11 Dec

Texting is not equal to Communication

Texting is not equal to Communication

The famous Albert Mehrabian developed a communication model in which he demonstrated that only 7% of what we communicate consists of the literal content of the message. The use of one’s voice, such as tone, intonation, and volume, makes up 38% of the message and as much as 55% of communication consists of non-verbal factors such as body language.

I’m sure you can think of a phrase that could mean totally different things should the emphasis be placed differently. That’s why great salespeople excel when the customer is in front of them. They know to mimic customer behavior and use these non-verbal communicators to their advantage and to emphasize and sell. And it works.

Today we live in a new society filled with digital communications – emails, chat, and text, to name a few. The problem is that the more non-verbal communication you utilize, the less effective the communication becomes. Yet we continue to try to communicate with our customers via solutions that, while they may be convenient, are less effective and can lead to misunderstandings.

A big trend currently favored in the automotive industry is texting. While it is very effective for short messages that need quick answers, salespeople who rely on texting to sell cars will find it difficult, or almost impossible, to accomplish what could be done with the customer in front of them or on the phone. And this includes service advisors delivering service recommendations. Yes, I am a huge supporter of texting to improve communications with customers under some circumstances – it is a great way to get hold of the customer and send them a link to the recommendations so you are not playing constant phone tag. But if it is a repair that needs explaining, I can guarantee that the customer is going to have questions and will want to discuss it on the phone.

So let us examine a quick interaction for a service repair, one attempted solely with text and another with a combination of text and voice calls.

Advisor – Text: “Our technician has found some issues with your car, I am sending you an estimate below:
1. Battery failed battery test – Replace Battery – $299.50
2. Remove air cleaner and coil packs replace spark plugs – $214.25
That would be $513.75 in addition to your A service which would be a total of $889.92”

Customer – Text: “Whoa, hold on there? Why so much? What is a coil pack? My car was working when I got there, why a new battery?

VERSUS

Advisor – Text: “Our technician has found some issues with your car, when might I call you

Customer calls – The Service Advisor talks to the customer and explains that they put the car through multiple tests and the battery test had failed and if the battery was not replaced, then the car might stall on the freeway or may not start in the parking lot, also explains why the spark plugs need replacement etc. Lets the customer know that he will summarize this and send it back to the customer along with the discount that they agreed on.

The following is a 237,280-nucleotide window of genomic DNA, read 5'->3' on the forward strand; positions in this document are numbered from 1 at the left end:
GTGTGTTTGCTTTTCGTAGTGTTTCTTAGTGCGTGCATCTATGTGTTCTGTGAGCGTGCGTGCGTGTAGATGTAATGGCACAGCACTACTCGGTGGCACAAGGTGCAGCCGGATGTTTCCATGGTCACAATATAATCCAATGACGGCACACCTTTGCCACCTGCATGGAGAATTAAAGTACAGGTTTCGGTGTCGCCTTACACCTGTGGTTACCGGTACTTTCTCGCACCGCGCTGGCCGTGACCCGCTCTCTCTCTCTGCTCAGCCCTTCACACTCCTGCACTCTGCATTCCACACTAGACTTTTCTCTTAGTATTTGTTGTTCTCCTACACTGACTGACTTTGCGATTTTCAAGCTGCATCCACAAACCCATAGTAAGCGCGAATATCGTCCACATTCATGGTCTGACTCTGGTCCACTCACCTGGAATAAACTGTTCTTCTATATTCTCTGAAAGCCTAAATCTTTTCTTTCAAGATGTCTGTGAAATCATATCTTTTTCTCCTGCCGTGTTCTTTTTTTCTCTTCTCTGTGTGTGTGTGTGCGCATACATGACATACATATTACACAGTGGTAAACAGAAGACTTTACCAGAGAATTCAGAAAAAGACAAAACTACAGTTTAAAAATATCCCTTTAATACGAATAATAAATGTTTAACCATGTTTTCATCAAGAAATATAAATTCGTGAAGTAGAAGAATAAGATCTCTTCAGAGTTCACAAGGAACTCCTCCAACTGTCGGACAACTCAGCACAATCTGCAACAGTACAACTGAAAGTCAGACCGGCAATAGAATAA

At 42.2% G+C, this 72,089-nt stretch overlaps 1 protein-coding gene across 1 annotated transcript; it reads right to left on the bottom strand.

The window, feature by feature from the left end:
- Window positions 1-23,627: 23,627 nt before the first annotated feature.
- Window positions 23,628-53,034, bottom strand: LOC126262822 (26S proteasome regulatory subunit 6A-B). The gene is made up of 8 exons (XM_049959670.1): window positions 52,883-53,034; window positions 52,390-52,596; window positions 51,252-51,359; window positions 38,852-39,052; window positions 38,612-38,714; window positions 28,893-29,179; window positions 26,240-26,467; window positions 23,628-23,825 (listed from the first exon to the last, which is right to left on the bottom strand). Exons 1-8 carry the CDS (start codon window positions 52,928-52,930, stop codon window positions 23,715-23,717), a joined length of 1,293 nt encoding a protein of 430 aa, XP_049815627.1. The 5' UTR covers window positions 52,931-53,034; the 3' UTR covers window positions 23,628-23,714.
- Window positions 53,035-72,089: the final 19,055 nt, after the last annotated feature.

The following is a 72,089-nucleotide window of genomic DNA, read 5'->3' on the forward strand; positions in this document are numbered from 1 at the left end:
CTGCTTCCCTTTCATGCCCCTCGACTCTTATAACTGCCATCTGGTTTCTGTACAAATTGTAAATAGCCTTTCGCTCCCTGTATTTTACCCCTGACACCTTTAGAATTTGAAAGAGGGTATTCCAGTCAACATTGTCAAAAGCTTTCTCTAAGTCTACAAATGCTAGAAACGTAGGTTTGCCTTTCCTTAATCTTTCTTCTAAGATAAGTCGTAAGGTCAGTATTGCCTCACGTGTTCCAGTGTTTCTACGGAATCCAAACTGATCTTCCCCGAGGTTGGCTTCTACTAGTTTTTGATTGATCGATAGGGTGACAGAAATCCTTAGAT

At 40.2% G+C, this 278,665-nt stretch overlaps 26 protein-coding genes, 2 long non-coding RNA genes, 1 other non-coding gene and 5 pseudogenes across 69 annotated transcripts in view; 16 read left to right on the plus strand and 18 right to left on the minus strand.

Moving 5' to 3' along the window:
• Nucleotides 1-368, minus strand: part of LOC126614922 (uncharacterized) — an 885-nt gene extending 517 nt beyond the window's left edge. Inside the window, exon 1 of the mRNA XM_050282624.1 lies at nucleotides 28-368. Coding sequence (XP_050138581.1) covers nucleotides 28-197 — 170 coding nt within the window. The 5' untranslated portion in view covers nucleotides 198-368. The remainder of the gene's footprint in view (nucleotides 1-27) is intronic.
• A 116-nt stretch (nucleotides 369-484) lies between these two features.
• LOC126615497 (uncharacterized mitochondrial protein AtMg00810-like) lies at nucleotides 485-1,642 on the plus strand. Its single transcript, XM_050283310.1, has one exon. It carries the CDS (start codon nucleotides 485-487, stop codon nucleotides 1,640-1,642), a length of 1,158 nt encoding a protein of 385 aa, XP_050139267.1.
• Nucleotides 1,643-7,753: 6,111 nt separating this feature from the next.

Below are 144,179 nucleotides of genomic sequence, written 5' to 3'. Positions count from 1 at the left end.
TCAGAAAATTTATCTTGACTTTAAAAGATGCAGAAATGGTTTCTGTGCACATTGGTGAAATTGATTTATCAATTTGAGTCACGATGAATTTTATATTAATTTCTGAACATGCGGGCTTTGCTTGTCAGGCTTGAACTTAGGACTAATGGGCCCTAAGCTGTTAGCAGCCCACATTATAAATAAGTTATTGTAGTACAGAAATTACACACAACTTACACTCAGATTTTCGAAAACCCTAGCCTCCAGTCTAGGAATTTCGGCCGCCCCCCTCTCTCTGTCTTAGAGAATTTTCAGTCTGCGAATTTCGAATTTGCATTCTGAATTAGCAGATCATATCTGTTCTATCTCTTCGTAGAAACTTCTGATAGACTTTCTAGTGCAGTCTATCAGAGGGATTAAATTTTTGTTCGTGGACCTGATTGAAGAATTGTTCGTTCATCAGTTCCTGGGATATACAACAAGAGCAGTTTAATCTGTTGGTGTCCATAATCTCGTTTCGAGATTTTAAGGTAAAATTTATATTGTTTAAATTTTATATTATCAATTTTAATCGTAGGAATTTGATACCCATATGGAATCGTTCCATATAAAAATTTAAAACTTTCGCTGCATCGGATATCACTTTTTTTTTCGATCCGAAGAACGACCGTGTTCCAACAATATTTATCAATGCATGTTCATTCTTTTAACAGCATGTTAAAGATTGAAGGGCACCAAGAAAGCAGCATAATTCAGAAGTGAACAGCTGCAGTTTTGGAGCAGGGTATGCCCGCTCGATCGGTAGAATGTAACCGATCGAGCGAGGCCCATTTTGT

Advisor Text: I am sending you the prices as we agreed:
1. Battery failed battery test – Replace Battery – $299.50
2. Remove air cleaner and coil packs replace spark plugs – $214.25
That would be $513.75 in addition to your A service which would be a total of $889.92. Your discount is $89.92 and we will be doing this for $800 even”

Customer Text: Sure go ahead

While the interaction above is representative of an example that I found in our communications database, the numbers have been altered to protect any proprietary information. The combination of multiple channels of communications is extremely effective, especially when you have to justify an expense that the customer was not expecting.

I am a huge advocate of texting and other modern methods of communication to help better service the customer and keep them in the loop on such things as the progress of their vehicle during service, changing appointment times, etc. However, it is not the be all and end all of communication.

Tech giant Apple recognized this problem when it rolled out audio text capabilities. Emojis have become modern versions of hieroglyphics in an attempt to add expressiveness, emphasis, and interpretation to text messages. But they aren’t perfect and an emoji certainly wouldn’t stand up in court as issuing consent, understanding or agreement.

When considering how best to communicate, it is important to factor in which channel is most appropriate and will be the most effective. Every channel of communication has certain advantages but some are simply more effective and reliable than others depending upon the reason for communicating. The magic phrase in my mind is:
When might I call you?

Take a look at how you are communicating with your customers and be sure to choose the right channel for the right circumstance. This increases the probability that your customers will interact with you with full comprehension and without misinterpretation. And that means happy and loyal customers, improved CSI and increased Gross Profits.



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